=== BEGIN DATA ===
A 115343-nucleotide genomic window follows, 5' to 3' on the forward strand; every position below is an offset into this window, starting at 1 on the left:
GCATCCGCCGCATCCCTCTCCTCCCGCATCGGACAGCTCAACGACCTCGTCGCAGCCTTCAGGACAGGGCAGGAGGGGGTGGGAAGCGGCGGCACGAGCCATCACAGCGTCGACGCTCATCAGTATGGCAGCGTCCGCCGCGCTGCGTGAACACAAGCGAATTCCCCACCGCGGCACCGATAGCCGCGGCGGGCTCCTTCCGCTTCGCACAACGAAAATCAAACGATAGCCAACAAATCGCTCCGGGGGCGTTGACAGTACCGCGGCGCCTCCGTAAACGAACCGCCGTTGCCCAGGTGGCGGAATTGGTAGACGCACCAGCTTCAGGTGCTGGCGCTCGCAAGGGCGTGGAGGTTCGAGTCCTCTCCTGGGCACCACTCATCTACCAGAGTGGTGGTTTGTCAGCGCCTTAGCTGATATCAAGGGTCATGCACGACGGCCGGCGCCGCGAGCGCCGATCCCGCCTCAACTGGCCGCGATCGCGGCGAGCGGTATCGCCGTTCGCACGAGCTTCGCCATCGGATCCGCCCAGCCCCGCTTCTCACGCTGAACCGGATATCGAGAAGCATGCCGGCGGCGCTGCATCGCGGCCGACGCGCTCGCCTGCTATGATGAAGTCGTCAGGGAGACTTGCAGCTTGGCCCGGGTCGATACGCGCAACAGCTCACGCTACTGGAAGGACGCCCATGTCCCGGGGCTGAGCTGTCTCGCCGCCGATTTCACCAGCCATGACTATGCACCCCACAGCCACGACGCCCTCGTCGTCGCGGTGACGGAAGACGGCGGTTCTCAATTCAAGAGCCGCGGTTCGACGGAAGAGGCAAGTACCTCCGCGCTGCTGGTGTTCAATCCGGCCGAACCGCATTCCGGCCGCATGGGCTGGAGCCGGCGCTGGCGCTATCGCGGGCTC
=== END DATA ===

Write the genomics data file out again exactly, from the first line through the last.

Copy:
A 115343-nucleotide genomic window follows, 5' to 3' on the forward strand; every position below is an offset into this window, starting at 1 on the left:
GCATCCGCCGCATCCCTCTCCTCCCGCATCGGACAGCTCAACGACCTCGTCGCAGCCTTCAGGACAGGGCAGGAGGGGGTGGGAAGCGGCGGCACGAGCCATCACAGCGTCGACGCTCATCAGTATGGCAGCGTCCGCCGCGCTGCGTGAACACAAGCGAATTCCCCACCGCGGCACCGATAGCCGCGGCGGGCTCCTTCCGCTTCGCACAACGAAAATCAAACGATAGCCAACAAATCGCTCCGGGGGCGTTGACAGTACCGCGGCGCCTCCGTAAACGAACCGCCGTTGCCCAGGTGGCGGAATTGGTAGACGCACCAGCTTCAGGTGCTGGCGCTCGCAAGGGCGTGGAGGTTCGAGTCCTCTCCTGGGCACCACTCATCTACCAGAGTGGTGGTTTGTCAGCGCCTTAGCTGATATCAAGGGTCATGCACGACGGCCGGCGCCGCGAGCGCCGATCCCGCCTCAACTGGCCGCGATCGCGGCGAGCGGTATCGCCGTTCGCACGAGCTTCGCCATCGGATCCGCCCAGCCCCGCTTCTCACGCTGAACCGGATATCGAGAAGCATGCCGGCGGCGCTGCATCGCGGCCGACGCGCTCGCCTGCTATGATGAAGTCGTCAGGGAGACTTGCAGCTTGGCCCGGGTCGATACGCGCAACAGCTCACGCTACTGGAAGGACGCCCATGTCCCGGGGCTGAGCTGTCTCGCCGCCGATTTCACCAGCCATGACTATGCACCCCACAGCCACGACGCCCTCGTCGTCGCGGTGACGGAAGACGGCGGTTCTCAATTCAAGAGCCGCGGTTCGACGGAAGAGGCAAGTACCTCCGCGCTGCTGGTGTTCAATCCGGCCGAACCGCATTCCGGCCGCATGGGCTGGAGCCGGCGCTGGCGCTATCGCGGGCTC